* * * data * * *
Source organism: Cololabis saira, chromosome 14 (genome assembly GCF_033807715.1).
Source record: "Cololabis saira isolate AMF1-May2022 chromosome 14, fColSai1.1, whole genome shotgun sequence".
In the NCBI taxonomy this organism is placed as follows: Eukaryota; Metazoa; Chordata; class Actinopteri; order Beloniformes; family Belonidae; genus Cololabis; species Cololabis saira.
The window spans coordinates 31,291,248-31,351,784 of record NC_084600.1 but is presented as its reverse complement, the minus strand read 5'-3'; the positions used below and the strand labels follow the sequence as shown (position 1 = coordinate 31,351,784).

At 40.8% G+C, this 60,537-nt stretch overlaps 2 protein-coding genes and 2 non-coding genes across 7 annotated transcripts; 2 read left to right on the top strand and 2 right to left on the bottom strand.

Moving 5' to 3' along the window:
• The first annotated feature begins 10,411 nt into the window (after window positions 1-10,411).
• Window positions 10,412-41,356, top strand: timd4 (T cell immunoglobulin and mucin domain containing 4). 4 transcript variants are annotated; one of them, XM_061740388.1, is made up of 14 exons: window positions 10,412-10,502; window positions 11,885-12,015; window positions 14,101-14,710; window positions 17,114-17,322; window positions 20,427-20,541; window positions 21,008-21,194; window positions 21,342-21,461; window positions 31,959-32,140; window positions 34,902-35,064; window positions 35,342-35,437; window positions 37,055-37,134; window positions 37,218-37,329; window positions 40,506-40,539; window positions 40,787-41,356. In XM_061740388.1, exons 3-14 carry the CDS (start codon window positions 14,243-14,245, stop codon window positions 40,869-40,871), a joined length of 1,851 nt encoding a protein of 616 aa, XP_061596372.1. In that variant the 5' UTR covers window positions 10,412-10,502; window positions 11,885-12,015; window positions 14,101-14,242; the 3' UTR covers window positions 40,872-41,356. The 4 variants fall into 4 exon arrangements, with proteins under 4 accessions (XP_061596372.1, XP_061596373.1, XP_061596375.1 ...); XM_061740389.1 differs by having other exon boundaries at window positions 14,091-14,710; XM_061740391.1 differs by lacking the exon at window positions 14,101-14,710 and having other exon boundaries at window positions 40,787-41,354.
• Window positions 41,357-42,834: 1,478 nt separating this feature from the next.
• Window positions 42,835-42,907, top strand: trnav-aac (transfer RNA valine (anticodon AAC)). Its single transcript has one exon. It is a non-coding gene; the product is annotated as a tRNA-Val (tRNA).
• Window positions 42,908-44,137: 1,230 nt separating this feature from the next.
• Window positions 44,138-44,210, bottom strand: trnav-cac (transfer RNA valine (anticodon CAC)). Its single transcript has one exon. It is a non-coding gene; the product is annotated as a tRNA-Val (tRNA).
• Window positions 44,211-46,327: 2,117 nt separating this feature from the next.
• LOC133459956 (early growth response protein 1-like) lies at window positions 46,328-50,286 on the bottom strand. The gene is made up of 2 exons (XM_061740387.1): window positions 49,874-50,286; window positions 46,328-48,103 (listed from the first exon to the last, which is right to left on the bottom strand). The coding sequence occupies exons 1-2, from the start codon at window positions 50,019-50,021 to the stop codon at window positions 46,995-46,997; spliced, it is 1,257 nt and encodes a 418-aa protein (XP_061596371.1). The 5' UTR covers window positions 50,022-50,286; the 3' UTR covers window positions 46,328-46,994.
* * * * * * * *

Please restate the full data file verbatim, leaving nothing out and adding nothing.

Source organism: Cololabis saira, chromosome 14 (genome assembly GCF_033807715.1).
Source record: "Cololabis saira isolate AMF1-May2022 chromosome 14, fColSai1.1, whole genome shotgun sequence".
In the NCBI taxonomy this organism is placed as follows: Eukaryota; Metazoa; Chordata; class Actinopteri; order Beloniformes; family Belonidae; genus Cololabis; species Cololabis saira.
The window spans coordinates 31,291,248-31,351,784 of record NC_084600.1 but is presented as its reverse complement, the minus strand read 5'-3'; the positions used below and the strand labels follow the sequence as shown (position 1 = coordinate 31,351,784).

At 40.8% G+C, this 60,537-nt stretch overlaps 2 protein-coding genes and 2 non-coding genes across 7 annotated transcripts; 2 read left to right on the top strand and 2 right to left on the bottom strand.

Moving 5' to 3' along the window:
• The first annotated feature begins 10,411 nt into the window (after window positions 1-10,411).
• Window positions 10,412-41,356, top strand: timd4 (T cell immunoglobulin and mucin domain containing 4). 4 transcript variants are annotated; one of them, XM_061740388.1, is made up of 14 exons: window positions 10,412-10,502; window positions 11,885-12,015; window positions 14,101-14,710; window positions 17,114-17,322; window positions 20,427-20,541; window positions 21,008-21,194; window positions 21,342-21,461; window positions 31,959-32,140; window positions 34,902-35,064; window positions 35,342-35,437; window positions 37,055-37,134; window positions 37,218-37,329; window positions 40,506-40,539; window positions 40,787-41,356. In XM_061740388.1, exons 3-14 carry the CDS (start codon window positions 14,243-14,245, stop codon window positions 40,869-40,871), a joined length of 1,851 nt encoding a protein of 616 aa, XP_061596372.1. In that variant the 5' UTR covers window positions 10,412-10,502; window positions 11,885-12,015; window positions 14,101-14,242; the 3' UTR covers window positions 40,872-41,356. The 4 variants fall into 4 exon arrangements, with proteins under 4 accessions (XP_061596372.1, XP_061596373.1, XP_061596375.1 ...); XM_061740389.1 differs by having other exon boundaries at window positions 14,091-14,710; XM_061740391.1 differs by lacking the exon at window positions 14,101-14,710 and having other exon boundaries at window positions 40,787-41,354.
• Window positions 41,357-42,834: 1,478 nt separating this feature from the next.
• Window positions 42,835-42,907, top strand: trnav-aac (transfer RNA valine (anticodon AAC)). Its single transcript has one exon. It is a non-coding gene; the product is annotated as a tRNA-Val (tRNA).
• Window positions 42,908-44,137: 1,230 nt separating this feature from the next.
• Window positions 44,138-44,210, bottom strand: trnav-cac (transfer RNA valine (anticodon CAC)). Its single transcript has one exon. It is a non-coding gene; the product is annotated as a tRNA-Val (tRNA).
• Window positions 44,211-46,327: 2,117 nt separating this feature from the next.
• LOC133459956 (early growth response protein 1-like) lies at window positions 46,328-50,286 on the bottom strand. The gene is made up of 2 exons (XM_061740387.1): window positions 49,874-50,286; window positions 46,328-48,103 (listed from the first exon to the last, which is right to left on the bottom strand). The coding sequence occupies exons 1-2, from the start codon at window positions 50,019-50,021 to the stop codon at window positions 46,995-46,997; spliced, it is 1,257 nt and encodes a 418-aa protein (XP_061596371.1). The 5' UTR covers window positions 50,022-50,286; the 3' UTR covers window positions 46,328-46,994.